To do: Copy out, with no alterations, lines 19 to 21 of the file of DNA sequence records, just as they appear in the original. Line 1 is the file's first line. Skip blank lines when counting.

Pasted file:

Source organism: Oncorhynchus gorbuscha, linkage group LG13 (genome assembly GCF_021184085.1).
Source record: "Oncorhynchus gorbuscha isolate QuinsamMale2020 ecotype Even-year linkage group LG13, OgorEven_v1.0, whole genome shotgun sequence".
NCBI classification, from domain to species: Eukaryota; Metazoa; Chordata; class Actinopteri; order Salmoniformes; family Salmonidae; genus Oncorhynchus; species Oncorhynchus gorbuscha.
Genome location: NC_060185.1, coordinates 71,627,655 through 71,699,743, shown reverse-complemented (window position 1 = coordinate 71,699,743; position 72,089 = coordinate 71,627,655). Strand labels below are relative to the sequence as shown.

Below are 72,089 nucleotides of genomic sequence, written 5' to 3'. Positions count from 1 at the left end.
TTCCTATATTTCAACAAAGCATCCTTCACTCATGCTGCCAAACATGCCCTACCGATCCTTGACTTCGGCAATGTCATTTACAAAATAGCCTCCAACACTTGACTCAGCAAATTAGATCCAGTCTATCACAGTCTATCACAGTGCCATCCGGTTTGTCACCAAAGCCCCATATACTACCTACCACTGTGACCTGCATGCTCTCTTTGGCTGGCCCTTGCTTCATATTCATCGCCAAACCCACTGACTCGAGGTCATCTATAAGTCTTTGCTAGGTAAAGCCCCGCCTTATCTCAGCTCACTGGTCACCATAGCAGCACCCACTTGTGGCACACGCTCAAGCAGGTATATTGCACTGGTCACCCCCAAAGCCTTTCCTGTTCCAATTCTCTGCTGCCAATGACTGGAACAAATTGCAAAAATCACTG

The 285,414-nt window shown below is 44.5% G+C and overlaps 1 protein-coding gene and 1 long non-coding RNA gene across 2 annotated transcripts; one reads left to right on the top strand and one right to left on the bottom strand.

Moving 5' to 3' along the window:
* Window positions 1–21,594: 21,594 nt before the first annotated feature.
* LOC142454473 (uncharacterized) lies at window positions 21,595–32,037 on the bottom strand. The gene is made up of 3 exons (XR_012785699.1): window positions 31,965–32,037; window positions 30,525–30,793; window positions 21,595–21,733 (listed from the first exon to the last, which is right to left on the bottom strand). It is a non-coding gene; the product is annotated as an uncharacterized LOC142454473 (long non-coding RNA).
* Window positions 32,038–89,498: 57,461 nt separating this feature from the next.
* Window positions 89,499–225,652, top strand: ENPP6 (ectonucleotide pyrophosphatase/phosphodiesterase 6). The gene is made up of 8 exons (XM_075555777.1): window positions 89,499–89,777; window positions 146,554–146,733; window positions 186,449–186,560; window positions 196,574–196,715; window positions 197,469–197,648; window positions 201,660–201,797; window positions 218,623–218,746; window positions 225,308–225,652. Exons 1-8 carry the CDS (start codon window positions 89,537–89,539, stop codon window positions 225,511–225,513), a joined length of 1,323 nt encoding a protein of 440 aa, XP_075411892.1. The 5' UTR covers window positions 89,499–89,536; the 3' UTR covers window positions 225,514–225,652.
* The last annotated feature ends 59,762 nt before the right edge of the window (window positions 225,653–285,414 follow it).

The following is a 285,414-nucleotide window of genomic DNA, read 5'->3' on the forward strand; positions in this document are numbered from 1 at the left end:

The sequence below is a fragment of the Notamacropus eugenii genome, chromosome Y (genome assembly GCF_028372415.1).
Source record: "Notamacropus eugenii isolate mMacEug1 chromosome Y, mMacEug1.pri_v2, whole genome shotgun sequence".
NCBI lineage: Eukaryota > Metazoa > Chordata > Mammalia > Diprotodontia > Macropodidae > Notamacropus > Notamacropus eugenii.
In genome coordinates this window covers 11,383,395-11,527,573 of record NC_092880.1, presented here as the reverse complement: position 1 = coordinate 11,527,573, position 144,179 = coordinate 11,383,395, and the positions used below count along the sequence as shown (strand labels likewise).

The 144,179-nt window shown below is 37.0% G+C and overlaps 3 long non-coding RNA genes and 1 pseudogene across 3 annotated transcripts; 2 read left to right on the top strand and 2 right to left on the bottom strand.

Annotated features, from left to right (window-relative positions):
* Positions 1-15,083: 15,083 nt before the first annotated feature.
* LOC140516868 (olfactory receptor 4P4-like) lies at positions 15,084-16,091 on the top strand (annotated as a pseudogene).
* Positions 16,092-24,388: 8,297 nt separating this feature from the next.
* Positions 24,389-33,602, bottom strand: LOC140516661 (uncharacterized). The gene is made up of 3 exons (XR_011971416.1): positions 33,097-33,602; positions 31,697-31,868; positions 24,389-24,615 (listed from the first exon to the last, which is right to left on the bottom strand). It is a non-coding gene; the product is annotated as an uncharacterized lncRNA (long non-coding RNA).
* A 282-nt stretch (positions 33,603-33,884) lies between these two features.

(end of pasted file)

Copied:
The 144,179-nt window shown below is 37.0% G+C and overlaps 3 long non-coding RNA genes and 1 pseudogene across 3 annotated transcripts; 2 read left to right on the top strand and 2 right to left on the bottom strand.

Annotated features, from left to right (window-relative positions):
* Positions 1-15,083: 15,083 nt before the first annotated feature.